I’m newly separated. How can I secure my financial position?
Following your separation there are matters that should be considered to secure your financial position and personal circumstances.
Relationship breakdowns are all too common, but your financial situation will inevitably be different to that of your neighbour, colleague, family members or your best friend.
Important matters, requiring immediate attention, include sorting your accommodation and personal finances and these can be dealt with according to the needs and capacities of each party, for example you should consider:
- Is your income secure? Has a plan been made for ongoing financial support, including child support?
- Are joint bank accounts secure? Contact your bank to discuss steps to protect your savings. Who is the primary card holder of savings/credit card accounts? Is there any risk your access to accounts could be removed?
- Is your property safe? Review your insurance policies to be satisfied policies are current and paid to cover your home, contents and other valuable items.
- Is it necessary to update security settings, electronic passwords, social media or email accounts and/or physical locks?
- Is your investment/business safe? Speak with your Accountant or other advisers to gain an understanding what control or responsibilities each party may have particularly if you have a business, company or trust.
- Are your documents safe? Do you have access to or copies of important documents such as passports, birth and/or marriage certificates?
- Are your legal interests secure? Is it appropriate to consider severing the tenancy of jointly owned real estate?
- You should also consider discussing what is required to ensure expenses such as insurances, rates, mortgage instalments and school fees continue to be made.
- Review, update or make a Will and/or Powers of Attorney. It is also important to review your superannuation fund and update any nomination you have made in favour of your former spouse.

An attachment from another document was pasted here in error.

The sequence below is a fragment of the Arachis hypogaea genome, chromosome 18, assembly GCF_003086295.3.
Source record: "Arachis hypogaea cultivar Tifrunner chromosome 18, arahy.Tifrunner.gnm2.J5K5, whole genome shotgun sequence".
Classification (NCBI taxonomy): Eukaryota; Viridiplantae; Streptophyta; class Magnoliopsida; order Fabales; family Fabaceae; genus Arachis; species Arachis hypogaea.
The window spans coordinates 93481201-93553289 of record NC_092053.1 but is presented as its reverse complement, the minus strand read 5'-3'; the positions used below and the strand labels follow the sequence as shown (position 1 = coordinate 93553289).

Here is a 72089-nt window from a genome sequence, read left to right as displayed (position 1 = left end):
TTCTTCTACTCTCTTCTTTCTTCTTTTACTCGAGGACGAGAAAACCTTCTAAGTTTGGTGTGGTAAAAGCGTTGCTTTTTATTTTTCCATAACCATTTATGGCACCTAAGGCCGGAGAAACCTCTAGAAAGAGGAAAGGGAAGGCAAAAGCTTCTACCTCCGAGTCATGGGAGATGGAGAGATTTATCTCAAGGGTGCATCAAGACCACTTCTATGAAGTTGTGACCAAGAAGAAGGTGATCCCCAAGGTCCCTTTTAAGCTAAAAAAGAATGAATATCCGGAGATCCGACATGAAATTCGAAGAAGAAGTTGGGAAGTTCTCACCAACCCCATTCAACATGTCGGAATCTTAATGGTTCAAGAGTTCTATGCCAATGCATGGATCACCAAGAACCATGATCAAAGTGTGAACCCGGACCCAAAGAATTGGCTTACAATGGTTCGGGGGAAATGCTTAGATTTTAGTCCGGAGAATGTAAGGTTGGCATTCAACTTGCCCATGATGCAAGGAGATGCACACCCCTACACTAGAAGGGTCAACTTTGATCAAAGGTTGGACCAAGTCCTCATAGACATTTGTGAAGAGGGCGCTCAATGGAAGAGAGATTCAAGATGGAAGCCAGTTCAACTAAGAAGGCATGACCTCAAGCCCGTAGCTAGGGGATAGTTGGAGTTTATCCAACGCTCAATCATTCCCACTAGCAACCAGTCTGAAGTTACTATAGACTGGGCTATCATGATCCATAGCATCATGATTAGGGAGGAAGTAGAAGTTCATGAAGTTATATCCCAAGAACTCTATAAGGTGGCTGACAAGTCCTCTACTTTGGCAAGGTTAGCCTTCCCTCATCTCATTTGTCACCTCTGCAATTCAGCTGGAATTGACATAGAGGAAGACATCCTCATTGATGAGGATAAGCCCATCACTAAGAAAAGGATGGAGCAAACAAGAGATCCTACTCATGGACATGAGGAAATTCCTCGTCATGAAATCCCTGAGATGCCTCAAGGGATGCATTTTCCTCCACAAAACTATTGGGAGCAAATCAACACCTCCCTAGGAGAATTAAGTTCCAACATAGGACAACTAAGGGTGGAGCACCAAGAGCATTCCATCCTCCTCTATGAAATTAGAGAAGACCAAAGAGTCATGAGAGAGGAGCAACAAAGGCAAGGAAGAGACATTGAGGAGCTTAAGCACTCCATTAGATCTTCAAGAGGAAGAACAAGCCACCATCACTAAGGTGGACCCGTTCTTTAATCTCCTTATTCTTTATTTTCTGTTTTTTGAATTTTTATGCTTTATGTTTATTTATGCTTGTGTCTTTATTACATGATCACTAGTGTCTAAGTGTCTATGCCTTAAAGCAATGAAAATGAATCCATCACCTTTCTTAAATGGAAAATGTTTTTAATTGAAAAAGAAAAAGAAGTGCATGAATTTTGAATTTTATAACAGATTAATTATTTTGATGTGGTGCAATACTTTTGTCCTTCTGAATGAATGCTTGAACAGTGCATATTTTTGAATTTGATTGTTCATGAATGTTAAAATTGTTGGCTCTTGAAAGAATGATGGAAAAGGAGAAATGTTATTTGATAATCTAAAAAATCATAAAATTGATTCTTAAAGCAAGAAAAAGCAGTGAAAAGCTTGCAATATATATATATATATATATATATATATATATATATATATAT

If you do not update documents that deal with your estate after separation, there can be confusion and concern for those dealing with your estate. It is strongly recommended that you review your Will, Powers of Attorney and/or nomination to your superannuation entitlements early after separation. This is particularly important where you may have amicably separated for some time and for any number of reasons are not yet divorced.
Additional measures may also be necessary if domestic and family violence has contributed to your separation and the safety of you and your family.
You can apply for a divorce once you have been separated on a final basis for a minimum of 12 months. For de facto couples you are expected to have addressed your property settlement within 2 years of the date of separation.
It may take some time to reach an agreement about your property settlement, but you do not need to wait until you have finalised your property settlement plan to secure your property and/or financial position in the short term or update your superannuation, Will or Powers of Attorney.
Make an investment in your personal and financial security by consulting with a family lawyer at the earliest opportunity following separation.
If you would like a personalised assessment of your circumstances, contact us on 07 5609 4933 for a free initial consultation or book online https://www.ctlawyers.com.au/booking/